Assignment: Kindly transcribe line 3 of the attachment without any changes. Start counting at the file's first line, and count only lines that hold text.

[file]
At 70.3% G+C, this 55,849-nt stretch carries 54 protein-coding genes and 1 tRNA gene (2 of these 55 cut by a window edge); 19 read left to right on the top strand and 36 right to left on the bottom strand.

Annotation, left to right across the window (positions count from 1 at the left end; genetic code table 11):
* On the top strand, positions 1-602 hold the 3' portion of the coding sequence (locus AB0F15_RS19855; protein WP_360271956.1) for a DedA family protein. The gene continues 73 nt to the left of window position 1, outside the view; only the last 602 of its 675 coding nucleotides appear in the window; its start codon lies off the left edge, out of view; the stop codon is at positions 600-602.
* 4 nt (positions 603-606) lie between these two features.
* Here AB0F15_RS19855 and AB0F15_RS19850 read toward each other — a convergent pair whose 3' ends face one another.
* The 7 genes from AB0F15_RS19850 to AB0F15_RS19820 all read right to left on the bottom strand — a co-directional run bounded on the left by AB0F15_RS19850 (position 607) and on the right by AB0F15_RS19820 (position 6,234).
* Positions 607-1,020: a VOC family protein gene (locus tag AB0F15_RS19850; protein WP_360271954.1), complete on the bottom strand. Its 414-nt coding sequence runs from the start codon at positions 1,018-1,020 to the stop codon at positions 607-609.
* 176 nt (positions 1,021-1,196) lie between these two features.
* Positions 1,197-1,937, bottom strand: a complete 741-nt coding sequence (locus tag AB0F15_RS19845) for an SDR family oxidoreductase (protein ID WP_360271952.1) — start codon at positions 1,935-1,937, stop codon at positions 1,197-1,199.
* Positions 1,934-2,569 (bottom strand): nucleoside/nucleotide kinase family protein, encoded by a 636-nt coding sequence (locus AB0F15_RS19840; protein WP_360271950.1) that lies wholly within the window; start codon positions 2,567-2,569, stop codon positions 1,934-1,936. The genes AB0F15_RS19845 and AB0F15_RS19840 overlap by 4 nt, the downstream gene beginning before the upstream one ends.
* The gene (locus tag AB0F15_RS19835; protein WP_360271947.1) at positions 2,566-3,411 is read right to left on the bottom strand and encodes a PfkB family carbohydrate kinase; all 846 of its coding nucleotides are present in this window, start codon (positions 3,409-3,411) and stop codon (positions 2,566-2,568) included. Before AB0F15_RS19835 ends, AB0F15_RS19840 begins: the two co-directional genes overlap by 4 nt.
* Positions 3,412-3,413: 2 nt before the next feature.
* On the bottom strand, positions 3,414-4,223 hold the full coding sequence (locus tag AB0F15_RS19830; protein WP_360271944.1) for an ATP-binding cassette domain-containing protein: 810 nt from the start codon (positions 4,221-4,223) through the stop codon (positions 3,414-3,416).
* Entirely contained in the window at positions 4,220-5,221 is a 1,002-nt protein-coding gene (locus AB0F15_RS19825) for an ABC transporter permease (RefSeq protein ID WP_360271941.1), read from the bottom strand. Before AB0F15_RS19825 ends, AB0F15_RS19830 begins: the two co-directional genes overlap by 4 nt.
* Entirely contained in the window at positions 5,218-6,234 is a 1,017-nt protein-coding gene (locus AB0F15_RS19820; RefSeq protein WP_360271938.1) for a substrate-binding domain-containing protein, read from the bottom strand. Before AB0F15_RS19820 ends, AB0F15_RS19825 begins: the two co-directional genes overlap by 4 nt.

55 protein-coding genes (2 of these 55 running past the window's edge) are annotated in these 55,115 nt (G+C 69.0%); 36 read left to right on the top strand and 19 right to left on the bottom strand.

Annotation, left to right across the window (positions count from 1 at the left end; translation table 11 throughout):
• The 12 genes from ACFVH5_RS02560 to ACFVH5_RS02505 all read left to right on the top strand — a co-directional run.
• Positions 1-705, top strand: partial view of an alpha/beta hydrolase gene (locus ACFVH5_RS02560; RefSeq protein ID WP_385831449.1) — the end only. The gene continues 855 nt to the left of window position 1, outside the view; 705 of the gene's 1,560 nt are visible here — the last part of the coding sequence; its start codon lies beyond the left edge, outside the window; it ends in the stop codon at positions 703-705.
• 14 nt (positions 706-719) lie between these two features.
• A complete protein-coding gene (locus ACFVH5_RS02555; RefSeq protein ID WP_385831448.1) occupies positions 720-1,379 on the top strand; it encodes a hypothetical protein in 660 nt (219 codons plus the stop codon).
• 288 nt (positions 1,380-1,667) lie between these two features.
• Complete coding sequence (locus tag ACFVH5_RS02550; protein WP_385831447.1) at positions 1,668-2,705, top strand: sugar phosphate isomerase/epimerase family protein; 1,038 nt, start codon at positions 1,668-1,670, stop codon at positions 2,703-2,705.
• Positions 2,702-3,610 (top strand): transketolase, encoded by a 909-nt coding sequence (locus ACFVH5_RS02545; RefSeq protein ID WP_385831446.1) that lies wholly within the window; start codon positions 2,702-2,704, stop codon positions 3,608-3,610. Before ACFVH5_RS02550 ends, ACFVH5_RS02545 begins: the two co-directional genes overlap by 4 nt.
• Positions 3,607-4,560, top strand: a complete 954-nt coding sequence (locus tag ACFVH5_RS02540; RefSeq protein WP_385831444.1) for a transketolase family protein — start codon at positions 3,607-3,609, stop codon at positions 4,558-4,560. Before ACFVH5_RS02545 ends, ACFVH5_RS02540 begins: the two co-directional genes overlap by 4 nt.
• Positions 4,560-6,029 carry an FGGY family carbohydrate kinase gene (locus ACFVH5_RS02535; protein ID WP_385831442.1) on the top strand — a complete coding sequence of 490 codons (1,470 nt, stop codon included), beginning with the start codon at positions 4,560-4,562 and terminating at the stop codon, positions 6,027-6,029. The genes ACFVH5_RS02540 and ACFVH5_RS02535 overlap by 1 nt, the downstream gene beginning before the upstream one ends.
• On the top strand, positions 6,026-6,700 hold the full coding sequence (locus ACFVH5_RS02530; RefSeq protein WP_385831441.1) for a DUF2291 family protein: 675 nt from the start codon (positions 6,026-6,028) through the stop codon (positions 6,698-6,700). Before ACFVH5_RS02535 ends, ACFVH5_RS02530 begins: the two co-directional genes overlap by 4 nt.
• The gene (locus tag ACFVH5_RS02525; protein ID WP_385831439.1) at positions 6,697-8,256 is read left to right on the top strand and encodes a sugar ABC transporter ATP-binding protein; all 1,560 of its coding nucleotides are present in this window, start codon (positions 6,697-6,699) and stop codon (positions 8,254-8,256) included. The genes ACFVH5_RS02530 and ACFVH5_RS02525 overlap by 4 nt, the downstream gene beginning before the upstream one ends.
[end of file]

* On the top strand, positions 1-602 hold the 3' portion of the coding sequence (locus AB0F15_RS19855; protein WP_360271956.1) for a DedA family protein. The gene continues 73 nt to the left of window position 1, outside the view; only the last 602 of its 675 coding nucleotides appear in the window; its start codon lies off the left edge, out of view; the stop codon is at positions 600-602.